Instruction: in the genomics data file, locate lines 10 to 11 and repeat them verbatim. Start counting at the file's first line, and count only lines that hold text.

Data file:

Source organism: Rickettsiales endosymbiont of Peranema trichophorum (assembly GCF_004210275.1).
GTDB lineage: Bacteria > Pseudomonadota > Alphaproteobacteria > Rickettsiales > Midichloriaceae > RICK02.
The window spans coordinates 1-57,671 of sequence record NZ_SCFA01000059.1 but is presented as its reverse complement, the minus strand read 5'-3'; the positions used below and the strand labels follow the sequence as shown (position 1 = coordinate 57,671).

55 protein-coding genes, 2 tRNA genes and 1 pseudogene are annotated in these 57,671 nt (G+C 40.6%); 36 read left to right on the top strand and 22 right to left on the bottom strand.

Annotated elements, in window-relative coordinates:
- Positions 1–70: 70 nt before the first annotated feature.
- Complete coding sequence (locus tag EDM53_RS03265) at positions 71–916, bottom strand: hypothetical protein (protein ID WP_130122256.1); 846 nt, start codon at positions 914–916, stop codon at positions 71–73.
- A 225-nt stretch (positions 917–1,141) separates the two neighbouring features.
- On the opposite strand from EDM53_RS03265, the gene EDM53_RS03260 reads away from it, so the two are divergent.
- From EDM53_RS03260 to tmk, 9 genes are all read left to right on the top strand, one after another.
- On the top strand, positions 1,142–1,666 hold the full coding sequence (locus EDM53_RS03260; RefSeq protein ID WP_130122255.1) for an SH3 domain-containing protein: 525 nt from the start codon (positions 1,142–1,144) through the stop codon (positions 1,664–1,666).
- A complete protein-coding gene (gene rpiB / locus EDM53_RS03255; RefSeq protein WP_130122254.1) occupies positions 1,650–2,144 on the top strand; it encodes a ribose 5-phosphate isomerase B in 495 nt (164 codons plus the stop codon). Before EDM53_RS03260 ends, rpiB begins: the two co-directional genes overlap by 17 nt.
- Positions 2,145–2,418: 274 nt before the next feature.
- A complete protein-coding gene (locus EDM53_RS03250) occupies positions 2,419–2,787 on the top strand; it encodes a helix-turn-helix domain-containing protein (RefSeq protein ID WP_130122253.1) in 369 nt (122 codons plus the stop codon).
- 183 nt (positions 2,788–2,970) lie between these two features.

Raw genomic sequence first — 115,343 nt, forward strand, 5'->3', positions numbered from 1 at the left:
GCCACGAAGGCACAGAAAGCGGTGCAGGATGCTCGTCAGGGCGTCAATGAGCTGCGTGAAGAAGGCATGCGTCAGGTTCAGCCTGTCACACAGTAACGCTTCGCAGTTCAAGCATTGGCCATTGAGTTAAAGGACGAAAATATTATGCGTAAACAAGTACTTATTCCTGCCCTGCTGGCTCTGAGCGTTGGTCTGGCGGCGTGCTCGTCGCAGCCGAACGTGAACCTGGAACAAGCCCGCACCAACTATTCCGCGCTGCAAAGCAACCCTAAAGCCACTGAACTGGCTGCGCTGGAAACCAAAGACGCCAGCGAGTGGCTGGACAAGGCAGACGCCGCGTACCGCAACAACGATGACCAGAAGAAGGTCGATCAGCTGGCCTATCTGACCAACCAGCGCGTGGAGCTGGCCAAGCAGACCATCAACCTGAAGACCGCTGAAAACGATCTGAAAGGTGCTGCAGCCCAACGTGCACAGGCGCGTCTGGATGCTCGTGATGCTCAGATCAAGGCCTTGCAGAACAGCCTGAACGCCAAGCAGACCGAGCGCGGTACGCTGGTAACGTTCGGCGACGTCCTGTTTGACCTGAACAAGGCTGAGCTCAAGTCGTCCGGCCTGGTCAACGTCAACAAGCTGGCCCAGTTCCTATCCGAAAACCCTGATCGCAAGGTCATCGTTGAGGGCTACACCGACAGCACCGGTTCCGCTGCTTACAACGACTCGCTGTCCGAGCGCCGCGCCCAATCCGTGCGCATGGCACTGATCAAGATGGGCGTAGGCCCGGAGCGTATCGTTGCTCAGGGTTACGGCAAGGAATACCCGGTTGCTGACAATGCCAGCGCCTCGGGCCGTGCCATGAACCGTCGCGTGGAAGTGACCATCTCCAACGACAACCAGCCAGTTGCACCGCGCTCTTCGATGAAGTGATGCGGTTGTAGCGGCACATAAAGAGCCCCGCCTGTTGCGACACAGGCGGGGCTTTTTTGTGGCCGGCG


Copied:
- From EDM53_RS03260 to tmk, 9 genes are all read left to right on the top strand, one after another.
- On the top strand, positions 1,142–1,666 hold the full coding sequence (locus EDM53_RS03260; RefSeq protein ID WP_130122255.1) for an SH3 domain-containing protein: 525 nt from the start codon (positions 1,142–1,144) through the stop codon (positions 1,664–1,666).